Galandris

Foggy Bottom Campaign Setting Fan
Sidenote: what is dwarven, or elvish, or gnomish, as a racial ability? How does that make sense?

Elves are born with the knowledge of Elvish, because they inherit the collective memories of the elves before them. The process isn't perfect so they still need a few weeks to reactivate this knowledge, but that's why most elves like flowery language: innate mastery is reached in 3rd grade, around the same time they recovered the ability with bow they inherited from a huntress ancestor they call the mitochondrial E(l)ve. For dwarves, it's easier, the practical Moradin downloaded the language into their head at birth 'cause it's more complicated if two clans have separate language. And regularly updates vocabulary when new words are necessary. In Dwarvish, the great vowel shift was when Moradin got severely drunk one time. It was quickly removed, but this period is known as the Decade-Long Hungover in Dwarf history, a time where human dwarvish translators became basically useless overnight. See, it makes more sense than learning language by trying to speak it. Who does that? Ah, yes, that one species that doesn't see in the night.


On the other hand, I don't see the position where race are Funny Hats going forward as "extreme" as some posters have stated. I don't think WotC would lose customers if they just said "race: it determines your physical appearance. Stats are determined by your individual character creation, and knowledge and some abilities from background (expanded from what they are now)". It would no longer allow racial languages (they'd be gotten from "living in a gnome community" background instead of coming from the gnome race), but I don't think it would drive people away anymore than they are now driven away by the lack of racial ASIs in the newest races. And specific settings could of course have a "Son of Gruumsh background" that make orcs the "classic orc" for tables who're fine with them and seek genre emulation.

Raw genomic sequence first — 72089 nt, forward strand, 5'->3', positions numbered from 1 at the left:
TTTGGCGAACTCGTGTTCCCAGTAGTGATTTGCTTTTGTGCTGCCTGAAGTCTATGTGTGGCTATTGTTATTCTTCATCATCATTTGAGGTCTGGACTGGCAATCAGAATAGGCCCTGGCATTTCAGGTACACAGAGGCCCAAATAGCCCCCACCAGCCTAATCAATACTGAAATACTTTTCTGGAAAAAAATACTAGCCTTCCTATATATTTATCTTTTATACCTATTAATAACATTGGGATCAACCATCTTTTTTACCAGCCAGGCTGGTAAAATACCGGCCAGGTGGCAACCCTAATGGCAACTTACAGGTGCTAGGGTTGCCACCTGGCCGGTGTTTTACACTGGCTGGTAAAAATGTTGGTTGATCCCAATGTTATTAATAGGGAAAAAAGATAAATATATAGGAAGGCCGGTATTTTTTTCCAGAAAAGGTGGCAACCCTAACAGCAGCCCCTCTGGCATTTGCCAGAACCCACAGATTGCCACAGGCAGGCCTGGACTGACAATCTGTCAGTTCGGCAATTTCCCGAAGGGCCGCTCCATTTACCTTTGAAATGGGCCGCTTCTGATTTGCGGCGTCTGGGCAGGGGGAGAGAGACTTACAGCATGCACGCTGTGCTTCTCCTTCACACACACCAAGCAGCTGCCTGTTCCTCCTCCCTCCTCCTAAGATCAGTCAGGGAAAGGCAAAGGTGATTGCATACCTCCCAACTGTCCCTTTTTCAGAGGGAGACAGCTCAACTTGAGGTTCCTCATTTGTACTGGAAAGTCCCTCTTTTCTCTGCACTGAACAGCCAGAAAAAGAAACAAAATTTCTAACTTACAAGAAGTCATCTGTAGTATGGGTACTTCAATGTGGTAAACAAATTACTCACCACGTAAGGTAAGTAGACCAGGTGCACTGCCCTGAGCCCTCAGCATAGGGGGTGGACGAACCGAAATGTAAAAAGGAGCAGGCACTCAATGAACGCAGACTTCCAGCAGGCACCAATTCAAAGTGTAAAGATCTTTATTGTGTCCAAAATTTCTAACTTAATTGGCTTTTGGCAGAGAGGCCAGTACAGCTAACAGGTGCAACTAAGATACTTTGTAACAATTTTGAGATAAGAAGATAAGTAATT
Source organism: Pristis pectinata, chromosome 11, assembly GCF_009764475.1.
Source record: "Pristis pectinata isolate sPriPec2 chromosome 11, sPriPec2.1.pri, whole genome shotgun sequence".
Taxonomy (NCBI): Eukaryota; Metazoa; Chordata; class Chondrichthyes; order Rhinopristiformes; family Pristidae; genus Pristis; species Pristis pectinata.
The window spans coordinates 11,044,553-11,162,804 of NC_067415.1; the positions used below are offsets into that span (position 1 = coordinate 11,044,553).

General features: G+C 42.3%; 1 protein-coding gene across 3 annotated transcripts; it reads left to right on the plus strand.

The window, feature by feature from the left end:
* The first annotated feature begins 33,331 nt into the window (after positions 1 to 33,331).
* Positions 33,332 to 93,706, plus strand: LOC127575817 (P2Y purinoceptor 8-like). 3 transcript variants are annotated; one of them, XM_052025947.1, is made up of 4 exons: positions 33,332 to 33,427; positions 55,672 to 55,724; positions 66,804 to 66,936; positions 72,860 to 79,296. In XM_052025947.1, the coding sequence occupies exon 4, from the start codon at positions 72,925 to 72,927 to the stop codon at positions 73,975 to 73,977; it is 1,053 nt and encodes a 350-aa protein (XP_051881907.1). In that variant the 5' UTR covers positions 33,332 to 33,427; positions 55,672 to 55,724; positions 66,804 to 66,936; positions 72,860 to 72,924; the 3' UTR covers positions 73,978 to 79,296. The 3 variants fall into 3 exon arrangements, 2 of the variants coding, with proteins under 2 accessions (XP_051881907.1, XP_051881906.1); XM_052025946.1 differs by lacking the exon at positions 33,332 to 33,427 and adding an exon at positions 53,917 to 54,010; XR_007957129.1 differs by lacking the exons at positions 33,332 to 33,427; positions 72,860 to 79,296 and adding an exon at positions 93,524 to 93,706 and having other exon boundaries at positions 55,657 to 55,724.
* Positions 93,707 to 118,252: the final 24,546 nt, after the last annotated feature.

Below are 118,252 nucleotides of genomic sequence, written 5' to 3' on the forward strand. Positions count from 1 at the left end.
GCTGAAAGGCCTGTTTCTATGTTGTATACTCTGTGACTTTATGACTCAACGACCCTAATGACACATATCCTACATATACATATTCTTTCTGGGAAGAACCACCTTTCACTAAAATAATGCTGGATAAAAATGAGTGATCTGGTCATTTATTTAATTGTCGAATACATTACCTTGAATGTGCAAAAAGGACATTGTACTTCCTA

Is the elven language the same for elves on different sides of the planet, or even throughout the multiverse?

Apparently. You can create as many language as you want in your campaign, of course, but in the default setting there is only Elvish (which is the Common among elves...) so you can speak Elvish with someone who just planeshifted. And you can read Elvish texts from 2,000 years ago with ease.